"We see renewables growing by about 1,000 GW (gigawatts) by 2022, which equals about half of the current global capacity in coal power, which took 80 years to build", Fatih Birol, the IEA's executive director, said in a statement within the report. As Dr. Paolo Frankl, one of the lead authors on the report, said on a call to reporters, "In one year, China will install the equivalent of the total history of solar development in Germany".
Despite policy uncertainties at the federal level, the USA remains the second-largest growth market for renewable. India has set a target of having 175 GW of renewable energy including 100 GW of solar and 60 GW of wind power by 2022. "Overall, weaker electricity demand, overcapacity and limited visibility on forthcoming auction capacity volumes in some markets remain challenges to renewable growth".
China's push towards solar energy stems from the country's notoriously poor air quality, and in the country's 13th five-year plan, it announced an intention to increase the share of non-fossil energy to 15% by 2020. The IEA credits the growth chiefly to low costs (auction prices were as low as three cents per kilowatt-hour, the report says) alongside government policy nudging people away from coal and towards renewables.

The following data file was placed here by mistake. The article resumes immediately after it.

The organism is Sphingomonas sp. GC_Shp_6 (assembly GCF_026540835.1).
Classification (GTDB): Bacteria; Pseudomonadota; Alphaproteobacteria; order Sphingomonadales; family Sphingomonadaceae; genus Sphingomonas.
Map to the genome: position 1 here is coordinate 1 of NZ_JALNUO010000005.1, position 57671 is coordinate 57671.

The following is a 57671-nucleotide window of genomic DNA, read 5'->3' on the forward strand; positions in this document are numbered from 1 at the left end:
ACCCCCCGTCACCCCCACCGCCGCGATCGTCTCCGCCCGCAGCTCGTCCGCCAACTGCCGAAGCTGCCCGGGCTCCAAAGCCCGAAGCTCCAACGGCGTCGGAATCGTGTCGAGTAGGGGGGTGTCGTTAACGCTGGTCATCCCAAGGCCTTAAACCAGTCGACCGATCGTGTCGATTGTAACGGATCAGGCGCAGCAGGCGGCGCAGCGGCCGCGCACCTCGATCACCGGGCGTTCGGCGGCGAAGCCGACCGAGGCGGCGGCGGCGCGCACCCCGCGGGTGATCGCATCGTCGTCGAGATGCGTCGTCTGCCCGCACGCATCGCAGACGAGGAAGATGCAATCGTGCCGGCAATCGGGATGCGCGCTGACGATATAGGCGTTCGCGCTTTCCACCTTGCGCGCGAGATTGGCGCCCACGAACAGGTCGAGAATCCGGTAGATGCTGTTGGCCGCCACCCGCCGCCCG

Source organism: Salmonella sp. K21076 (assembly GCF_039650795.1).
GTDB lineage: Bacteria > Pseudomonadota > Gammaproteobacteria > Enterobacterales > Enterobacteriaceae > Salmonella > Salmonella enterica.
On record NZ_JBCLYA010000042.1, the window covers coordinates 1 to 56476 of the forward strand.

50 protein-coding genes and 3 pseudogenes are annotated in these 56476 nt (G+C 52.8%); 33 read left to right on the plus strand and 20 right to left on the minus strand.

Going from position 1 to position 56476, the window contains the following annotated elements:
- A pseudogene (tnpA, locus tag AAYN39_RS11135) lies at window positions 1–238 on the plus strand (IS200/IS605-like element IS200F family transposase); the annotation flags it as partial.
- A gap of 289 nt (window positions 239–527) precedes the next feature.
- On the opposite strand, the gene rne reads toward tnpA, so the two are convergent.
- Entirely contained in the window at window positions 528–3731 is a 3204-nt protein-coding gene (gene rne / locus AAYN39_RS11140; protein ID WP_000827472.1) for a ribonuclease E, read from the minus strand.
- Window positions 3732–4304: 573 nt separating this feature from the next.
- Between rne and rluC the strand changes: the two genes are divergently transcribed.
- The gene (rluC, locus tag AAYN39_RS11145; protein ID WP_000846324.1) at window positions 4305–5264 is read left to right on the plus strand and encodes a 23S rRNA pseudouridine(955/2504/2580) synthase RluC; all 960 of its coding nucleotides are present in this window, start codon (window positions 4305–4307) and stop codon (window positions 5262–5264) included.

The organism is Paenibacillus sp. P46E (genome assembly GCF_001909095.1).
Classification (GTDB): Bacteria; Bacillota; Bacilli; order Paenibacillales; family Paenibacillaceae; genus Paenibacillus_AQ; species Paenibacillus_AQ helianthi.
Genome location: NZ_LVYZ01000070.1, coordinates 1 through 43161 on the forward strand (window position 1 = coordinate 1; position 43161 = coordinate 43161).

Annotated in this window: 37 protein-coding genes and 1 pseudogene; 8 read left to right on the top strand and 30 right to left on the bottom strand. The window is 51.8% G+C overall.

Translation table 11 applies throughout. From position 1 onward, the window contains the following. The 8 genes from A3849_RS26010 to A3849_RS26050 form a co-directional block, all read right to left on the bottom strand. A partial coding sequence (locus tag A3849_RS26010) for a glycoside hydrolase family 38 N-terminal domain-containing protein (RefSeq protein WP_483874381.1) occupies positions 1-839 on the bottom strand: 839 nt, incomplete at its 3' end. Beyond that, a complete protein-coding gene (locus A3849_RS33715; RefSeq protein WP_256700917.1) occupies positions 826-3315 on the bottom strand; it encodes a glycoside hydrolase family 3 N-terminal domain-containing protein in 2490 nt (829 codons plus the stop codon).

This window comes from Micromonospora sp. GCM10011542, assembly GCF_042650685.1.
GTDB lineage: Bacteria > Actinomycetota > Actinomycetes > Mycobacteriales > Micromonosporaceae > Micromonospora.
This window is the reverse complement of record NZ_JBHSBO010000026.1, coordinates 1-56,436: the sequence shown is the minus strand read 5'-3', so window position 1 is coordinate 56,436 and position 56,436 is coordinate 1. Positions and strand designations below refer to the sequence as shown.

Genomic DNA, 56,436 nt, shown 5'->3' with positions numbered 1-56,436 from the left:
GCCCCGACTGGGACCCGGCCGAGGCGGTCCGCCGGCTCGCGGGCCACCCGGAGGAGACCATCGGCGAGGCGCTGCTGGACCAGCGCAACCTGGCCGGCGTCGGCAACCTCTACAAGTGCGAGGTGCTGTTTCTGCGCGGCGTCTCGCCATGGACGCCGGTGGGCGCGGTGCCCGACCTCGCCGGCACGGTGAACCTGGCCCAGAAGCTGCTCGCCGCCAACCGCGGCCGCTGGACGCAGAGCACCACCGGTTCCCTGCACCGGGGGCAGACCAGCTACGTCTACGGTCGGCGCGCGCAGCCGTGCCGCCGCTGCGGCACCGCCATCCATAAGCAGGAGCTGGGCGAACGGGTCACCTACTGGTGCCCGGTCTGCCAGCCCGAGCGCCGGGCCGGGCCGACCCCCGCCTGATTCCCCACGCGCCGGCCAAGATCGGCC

Net additions to renewable energy capacity in 2016, which include solar, wind, hydropower, bioenergy, wave and tidal, grew by 165 gigawatts (GW), six per cent more than in 2015. As Bloomberg New Energy Finance founder Michael Liebreich pointed out in a recent presentation, actual renewables growth has for many years outpaced IEA's annual forecasts (check out pages 54-74 of this document).
Buoyed by a 50% increase in solar capacity around the world, the International Energy Agency has raised its forecasts for renewable energy over the next five years. Meanwhile, renewable energy grew to 14% of the total United States electricity sales in 2016, with wind and solar accounting for 8% and hydropower and geothermal account for 6%. India, on the other hand, "is expected to more than double its current renewable electricity capacity".
The influential Paris-based agency said its recent outlook for Canadian renewables was "less optimistic" than its 2016 projection due to "recent changes in auctions schemes in Ontario and Quebec".
"When you look at how clean energy development has exploded beyond official government projections from just 10 years ago, it offers hope that its potential will continue to far surpass expectations and we'll meet our USA climate goals", she said.